Escapism comes in many forms. Some like to get lost in a book or a favorite film; others, a bottle of whiskey. Known for their unique and at times bizarre rituals for escaping the daily grind of modern adult life, the Japanese have concocted a new form of stress relief – and it’s supported by science. Shinrin-yoku, or “forest bathing”, has been enjoyed by health enthusiasts and burnt-out office workers in Japan since the 1980’s, and the practice has recently made its way to the US.
What is Shinrin-yoku?
Put simply, forest bathing is a leisurely visit to a forest for the purpose of relaxation and improving one’s health. In order for it to be effective, there should be absolutely zero distractions from the outside world: no junk food, no watch, and definitely no cell phone. Once you have made your way far enough into the forest to be free from any outside distraction, your only task is to just “be”. If this sounds too simple, it’s supposed to; the only rule of forest bathing is that it should be entirely effortless.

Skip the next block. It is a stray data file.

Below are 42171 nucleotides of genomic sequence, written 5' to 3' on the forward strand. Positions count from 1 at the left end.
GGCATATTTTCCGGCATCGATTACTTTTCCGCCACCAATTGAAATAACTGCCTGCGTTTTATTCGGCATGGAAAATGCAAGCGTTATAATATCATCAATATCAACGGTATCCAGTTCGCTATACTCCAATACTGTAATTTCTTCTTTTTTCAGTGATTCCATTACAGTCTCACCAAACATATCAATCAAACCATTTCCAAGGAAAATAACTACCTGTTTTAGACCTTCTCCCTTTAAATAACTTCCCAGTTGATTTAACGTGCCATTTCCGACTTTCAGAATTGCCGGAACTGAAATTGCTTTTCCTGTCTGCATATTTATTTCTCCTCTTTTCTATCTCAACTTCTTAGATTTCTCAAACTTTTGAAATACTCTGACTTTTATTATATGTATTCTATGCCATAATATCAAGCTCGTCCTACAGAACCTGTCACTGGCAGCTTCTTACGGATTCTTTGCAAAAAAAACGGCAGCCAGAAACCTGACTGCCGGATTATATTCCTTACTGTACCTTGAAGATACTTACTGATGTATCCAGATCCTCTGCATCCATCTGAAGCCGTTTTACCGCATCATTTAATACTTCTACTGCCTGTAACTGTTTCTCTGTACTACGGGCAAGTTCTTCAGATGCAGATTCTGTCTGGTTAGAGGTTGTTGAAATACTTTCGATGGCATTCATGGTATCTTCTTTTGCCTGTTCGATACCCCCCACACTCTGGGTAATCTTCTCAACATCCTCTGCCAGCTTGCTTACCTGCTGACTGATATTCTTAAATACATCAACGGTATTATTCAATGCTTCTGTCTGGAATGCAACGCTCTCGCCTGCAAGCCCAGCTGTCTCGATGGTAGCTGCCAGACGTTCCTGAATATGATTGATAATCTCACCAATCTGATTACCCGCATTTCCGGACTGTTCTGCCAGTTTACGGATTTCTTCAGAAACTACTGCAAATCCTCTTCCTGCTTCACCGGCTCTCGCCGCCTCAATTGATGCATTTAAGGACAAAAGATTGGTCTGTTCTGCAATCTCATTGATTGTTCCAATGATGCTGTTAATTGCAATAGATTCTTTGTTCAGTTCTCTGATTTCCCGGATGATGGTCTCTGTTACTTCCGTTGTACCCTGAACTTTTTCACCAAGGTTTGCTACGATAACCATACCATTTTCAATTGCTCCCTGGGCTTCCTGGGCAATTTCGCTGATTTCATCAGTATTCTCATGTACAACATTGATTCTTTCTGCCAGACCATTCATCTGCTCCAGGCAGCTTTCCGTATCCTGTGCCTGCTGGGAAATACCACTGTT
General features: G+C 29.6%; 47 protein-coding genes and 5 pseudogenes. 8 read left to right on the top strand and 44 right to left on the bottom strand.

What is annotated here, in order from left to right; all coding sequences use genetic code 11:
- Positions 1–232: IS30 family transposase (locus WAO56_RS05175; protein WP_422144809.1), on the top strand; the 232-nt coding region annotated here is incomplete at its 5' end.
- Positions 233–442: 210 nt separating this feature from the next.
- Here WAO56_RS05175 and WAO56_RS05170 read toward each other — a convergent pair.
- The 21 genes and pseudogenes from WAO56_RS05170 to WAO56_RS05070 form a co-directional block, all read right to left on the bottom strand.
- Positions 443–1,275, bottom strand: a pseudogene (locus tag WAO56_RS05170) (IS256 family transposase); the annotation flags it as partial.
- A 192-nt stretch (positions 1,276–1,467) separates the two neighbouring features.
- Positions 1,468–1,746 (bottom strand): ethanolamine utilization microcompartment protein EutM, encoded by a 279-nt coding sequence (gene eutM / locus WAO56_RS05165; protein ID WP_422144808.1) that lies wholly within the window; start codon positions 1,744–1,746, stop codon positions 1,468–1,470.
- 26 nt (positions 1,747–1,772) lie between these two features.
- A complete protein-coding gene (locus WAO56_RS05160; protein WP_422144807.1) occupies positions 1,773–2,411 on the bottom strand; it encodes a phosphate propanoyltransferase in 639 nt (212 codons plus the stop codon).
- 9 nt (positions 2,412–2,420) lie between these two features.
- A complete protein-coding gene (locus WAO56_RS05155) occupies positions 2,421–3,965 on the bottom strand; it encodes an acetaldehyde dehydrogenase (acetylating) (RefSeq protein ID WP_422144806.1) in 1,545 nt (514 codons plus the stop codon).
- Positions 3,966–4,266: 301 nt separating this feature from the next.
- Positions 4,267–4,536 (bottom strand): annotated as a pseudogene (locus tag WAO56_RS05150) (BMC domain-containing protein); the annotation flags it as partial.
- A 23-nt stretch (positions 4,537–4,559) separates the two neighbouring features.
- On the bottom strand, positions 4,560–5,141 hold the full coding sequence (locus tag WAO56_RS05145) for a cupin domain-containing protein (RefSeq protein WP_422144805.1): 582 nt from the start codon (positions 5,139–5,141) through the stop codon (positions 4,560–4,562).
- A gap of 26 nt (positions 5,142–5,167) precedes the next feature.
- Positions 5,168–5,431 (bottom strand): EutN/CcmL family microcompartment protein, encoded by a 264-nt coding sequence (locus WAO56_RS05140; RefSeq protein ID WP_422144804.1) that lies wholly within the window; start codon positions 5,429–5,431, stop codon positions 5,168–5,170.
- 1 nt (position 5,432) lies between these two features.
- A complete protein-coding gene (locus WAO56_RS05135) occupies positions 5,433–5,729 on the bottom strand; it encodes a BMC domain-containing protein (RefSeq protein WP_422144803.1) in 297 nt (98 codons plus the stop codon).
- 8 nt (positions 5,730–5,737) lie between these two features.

Taking the occasional break from the city to experience nature has always been considered a generally good idea; now, research conducted in Japan has proven the numerous health benefits of this practice. Between 2004 to 2012, Japan spent roughly four million dollars studying the psychological and physiological effects of forest bathing.
The benefits of forest bathing on both body and mind are myriad. The psychological benefits of shinrin-yoku include improved mood, increased ability to focus, and lower instances of depression, stress, and anxiety. Physically, studies have reported boosted immune system functioning, reduced blood pressure, lower pulse rate, lower concentrations of cortisol, accelerated recovery from illness, increased energy, and improved sleep.
Who benefits most from forest bathing?
Anyone with access to a forest. The beauty of shinrin-yoku is its simplicity; there is no training required and there are no rules to follow aside from simply existing in nature without distraction. For those who rarely make it out of the city, separate studies have shown that even spending two hours in a park with a high density of trees can have positive effects on depression and hypertension.